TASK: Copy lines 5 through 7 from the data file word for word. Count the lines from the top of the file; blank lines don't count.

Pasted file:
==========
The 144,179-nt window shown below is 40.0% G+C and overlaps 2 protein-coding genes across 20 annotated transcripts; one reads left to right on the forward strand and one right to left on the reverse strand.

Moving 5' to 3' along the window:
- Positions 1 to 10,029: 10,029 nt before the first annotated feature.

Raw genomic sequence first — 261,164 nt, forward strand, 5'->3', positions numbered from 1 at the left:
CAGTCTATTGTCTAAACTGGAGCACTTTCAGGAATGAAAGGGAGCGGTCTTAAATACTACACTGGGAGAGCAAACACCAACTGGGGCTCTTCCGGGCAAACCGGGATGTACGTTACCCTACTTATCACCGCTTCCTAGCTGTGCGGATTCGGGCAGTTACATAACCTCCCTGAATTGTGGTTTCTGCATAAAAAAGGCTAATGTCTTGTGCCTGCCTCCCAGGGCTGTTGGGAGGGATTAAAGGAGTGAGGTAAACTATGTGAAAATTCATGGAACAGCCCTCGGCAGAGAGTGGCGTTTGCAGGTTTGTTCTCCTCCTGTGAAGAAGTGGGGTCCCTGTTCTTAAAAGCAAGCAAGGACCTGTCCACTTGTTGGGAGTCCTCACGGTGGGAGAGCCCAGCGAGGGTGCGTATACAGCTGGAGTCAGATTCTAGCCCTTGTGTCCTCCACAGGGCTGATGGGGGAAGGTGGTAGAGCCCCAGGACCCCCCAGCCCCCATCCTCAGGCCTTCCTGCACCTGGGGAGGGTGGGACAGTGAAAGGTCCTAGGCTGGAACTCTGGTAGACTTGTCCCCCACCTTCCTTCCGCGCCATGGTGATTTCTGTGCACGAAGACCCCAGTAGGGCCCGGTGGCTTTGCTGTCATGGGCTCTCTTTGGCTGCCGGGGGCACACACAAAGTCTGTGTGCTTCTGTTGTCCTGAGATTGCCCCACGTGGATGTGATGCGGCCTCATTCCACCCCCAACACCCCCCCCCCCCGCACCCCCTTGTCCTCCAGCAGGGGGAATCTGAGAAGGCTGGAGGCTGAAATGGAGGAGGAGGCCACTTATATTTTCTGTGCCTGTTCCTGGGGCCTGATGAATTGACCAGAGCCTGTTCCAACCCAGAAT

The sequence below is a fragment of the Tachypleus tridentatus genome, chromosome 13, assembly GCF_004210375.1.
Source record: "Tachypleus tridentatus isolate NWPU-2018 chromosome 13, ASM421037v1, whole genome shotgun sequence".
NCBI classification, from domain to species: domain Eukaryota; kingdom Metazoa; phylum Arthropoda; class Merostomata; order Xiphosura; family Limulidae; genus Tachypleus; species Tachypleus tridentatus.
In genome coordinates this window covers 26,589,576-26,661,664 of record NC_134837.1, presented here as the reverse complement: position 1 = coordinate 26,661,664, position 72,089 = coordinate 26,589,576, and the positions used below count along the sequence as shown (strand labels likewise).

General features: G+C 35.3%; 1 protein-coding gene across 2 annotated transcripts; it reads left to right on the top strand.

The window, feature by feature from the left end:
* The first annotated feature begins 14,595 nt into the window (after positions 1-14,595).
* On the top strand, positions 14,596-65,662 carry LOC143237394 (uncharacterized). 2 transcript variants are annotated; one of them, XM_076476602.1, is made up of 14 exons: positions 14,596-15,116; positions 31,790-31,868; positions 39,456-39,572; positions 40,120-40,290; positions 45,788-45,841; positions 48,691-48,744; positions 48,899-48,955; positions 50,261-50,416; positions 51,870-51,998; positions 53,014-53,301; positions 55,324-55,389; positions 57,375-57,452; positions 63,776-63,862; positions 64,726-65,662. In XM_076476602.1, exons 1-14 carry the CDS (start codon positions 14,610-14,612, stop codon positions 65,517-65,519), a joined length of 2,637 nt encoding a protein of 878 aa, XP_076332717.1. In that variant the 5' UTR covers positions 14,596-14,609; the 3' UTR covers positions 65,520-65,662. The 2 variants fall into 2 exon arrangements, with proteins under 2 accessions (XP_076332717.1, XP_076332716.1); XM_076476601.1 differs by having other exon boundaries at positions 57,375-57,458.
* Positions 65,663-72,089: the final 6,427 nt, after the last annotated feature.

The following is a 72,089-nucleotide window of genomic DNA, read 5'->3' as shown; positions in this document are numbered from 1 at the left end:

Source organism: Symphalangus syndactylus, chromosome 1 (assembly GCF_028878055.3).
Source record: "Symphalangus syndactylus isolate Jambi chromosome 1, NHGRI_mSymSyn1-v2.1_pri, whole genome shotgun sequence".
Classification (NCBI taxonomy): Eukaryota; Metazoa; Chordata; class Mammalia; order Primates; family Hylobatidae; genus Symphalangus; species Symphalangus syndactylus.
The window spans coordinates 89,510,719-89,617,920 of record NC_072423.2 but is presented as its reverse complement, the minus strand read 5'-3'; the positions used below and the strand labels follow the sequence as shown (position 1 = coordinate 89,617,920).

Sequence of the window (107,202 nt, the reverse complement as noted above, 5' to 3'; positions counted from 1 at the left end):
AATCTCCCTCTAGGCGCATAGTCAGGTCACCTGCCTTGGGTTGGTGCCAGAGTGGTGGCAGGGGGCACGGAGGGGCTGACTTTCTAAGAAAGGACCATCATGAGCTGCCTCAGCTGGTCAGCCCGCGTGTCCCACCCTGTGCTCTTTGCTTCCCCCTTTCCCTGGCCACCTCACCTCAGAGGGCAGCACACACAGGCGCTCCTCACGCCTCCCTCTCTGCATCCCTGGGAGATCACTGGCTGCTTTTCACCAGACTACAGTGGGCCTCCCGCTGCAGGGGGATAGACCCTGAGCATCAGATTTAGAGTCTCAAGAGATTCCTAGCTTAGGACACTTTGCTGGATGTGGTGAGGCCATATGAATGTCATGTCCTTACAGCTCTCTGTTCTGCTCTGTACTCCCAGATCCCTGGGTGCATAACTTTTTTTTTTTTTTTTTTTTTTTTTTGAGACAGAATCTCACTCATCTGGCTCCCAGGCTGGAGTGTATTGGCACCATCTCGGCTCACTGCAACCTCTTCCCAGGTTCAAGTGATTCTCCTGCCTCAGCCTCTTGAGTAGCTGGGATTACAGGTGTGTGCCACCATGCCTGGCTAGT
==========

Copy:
CAGTCTATTGTCTAAACTGGAGCACTTTCAGGAATGAAAGGGAGCGGTCTTAAATACTACACTGGGAGAGCAAACACCAACTGGGGCTCTTCCGGGCAAACCGGGATGTACGTTACCCTACTTATCACCGCTTCCTAGCTGTGCGGATTCGGGCAGTTACATAACCTCCCTGAATTGTGGTTTCTGCATAAAAAAGGCTAATGTCTTGTGCCTGCCTCCCAGGGCTGTTGGGAGGGATTAAAGGAGTGAGGTAAACTATGTGAAAATTCATGGAACAGCCCTCGGCAGAGAGTGGCGTTTGCAGGTTTGTTCTCCTCCTGTGAAGAAGTGGGGTCCCTGTTCTTAAAAGCAAGCAAGGACCTGTCCACTTGTTGGGAGTCCTCACGGTGGGAGAGCCCAGCGAGGGTGCGTATACAGCTGGAGTCAGATTCTAGCCCTTGTGTCCTCCACAGGGCTGATGGGGGAAGGTGGTAGAGCCCCAGGACCCCCCAGCCCCCATCCTCAGGCCTTCCTGCACCTGGGGAGGGTGGGACAGTGAAAGGTCCTAGGCTGGAACTCTGGTAGACTTGTCCCCCACCTTCCTTCCGCGCCATGGTGATTTCTGTGCACGAAGACCCCAGTAGGGCCCGGTGGCTTTGCTGTCATGGGCTCTCTTTGGCTGCCGGGGGCACACACAAAGTCTGTGTGCTTCTGTTGTCCTGAGATTGCCCCACGTGGATGTGATGCGGCCTCATTCCACCCCCAACACCCCCCCCCCCCGCACCCCCTTGTCCTCCAGCAGGGGGAATCTGAGAAGGCTGGAGGCTGAAATGGAGGAGGAGGCCACTTATATTTTCTGTGCCTGTTCCTGGGGCCTGATGAATTGACCAGAGCCTGTTCCAACCCAGAAT

The sequence below is a fragment of the Tachypleus tridentatus genome, chromosome 13, assembly GCF_004210375.1.
Source record: "Tachypleus tridentatus isolate NWPU-2018 chromosome 13, ASM421037v1, whole genome shotgun sequence".